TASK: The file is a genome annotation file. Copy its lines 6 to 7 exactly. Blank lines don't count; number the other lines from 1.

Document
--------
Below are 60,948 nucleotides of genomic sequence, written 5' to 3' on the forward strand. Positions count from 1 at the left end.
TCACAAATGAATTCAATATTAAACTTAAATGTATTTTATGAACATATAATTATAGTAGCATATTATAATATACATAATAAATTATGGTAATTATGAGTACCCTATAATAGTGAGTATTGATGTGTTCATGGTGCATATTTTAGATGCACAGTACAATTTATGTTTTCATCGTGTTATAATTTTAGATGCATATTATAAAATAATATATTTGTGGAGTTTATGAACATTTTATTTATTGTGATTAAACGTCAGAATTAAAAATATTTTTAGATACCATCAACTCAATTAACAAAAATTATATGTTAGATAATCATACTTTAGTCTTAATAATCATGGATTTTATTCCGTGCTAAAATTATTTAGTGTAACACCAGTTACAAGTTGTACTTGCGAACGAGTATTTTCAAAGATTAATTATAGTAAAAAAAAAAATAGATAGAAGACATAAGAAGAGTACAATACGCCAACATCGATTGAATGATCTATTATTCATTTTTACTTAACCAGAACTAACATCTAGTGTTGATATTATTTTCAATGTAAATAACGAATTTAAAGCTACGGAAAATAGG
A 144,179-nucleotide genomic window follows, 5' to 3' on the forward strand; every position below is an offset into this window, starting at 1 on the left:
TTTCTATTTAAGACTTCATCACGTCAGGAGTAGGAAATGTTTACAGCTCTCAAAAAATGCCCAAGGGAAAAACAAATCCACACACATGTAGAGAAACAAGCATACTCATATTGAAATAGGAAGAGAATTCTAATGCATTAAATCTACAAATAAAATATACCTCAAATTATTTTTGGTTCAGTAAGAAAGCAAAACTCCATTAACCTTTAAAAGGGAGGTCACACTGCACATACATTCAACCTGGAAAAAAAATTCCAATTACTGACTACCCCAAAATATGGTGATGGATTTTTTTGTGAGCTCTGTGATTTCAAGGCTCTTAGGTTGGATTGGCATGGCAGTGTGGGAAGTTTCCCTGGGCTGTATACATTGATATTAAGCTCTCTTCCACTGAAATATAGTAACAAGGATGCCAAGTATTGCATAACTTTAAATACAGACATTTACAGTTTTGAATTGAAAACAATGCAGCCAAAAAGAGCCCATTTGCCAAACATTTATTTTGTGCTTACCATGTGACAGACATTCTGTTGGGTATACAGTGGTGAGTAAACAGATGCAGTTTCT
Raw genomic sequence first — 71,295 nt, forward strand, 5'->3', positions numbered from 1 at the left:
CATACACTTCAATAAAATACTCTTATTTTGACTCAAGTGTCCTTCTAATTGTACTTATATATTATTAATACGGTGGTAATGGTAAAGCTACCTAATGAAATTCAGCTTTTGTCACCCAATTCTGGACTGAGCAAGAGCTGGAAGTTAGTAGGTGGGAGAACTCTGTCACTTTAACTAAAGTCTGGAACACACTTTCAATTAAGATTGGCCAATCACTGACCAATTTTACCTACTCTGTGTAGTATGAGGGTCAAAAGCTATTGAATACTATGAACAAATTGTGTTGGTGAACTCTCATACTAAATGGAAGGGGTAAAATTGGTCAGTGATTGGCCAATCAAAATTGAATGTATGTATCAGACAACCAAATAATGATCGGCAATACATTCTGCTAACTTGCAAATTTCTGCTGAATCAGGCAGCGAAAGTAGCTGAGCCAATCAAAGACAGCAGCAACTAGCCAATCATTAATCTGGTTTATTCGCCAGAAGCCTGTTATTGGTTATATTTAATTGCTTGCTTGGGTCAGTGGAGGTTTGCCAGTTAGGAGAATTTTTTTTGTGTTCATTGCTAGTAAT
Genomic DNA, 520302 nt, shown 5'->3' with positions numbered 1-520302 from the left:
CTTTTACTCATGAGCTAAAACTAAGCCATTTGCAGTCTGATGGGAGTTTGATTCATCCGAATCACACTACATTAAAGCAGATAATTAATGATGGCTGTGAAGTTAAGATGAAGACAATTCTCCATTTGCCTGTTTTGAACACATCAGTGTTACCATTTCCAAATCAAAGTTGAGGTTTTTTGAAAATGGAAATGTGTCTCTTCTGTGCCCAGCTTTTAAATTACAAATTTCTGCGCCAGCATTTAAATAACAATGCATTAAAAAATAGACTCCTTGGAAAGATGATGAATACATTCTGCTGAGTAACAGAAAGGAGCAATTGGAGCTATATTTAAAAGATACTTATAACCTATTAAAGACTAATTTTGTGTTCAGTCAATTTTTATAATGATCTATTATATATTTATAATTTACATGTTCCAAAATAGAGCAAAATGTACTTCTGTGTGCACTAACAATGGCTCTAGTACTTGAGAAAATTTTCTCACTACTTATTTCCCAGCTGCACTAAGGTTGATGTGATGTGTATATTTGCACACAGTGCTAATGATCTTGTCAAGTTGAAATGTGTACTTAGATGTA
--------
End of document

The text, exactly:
CATACACTTCAATAAAATACTCTTATTTTGACTCAAGTGTCCTTCTAATTGTACTTATATATTATTAATACGGTGGTAATGGTAAAGCTACCTAATGAAATTCAGCTTTTGTCACCCAATTCTGGACTGAGCAAGAGCTGGAAGTTAGTAGGTGGGAGAACTCTGTCACTTTAACTAAAGTCTGGAACACACTTTCAATTAAGATTGGCCAATCACTGACCAATTTTACCTACTCTGTGTAGTATGAGGGTCAAAAGCTATTGAATACTATGAACAAATTGTGTTGGTGAACTCTCATACTAAATGGAAGGGGTAAAATTGGTCAGTGATTGGCCAATCAAAATTGAATGTATGTATCAGACAACCAAATAATGATCGGCAATACATTCTGCTAACTTGCAAATTTCTGCTGAATCAGGCAGCGAAAGTAGCTGAGCCAATCAAAGACAGCAGCAACTAGCCAATCATTAATCTGGTTTATTCGCCAGAAGCCTGTTATTGGTTATATTTAATTGCTTGCTTGGGTCAGTGGAGGTTTGCCAGTTAGGAGAATTTTTTTTGTGTTCATTGCTAGTAAT
Genomic DNA, 520302 nt, shown 5'->3' with positions numbered 1-520302 from the left: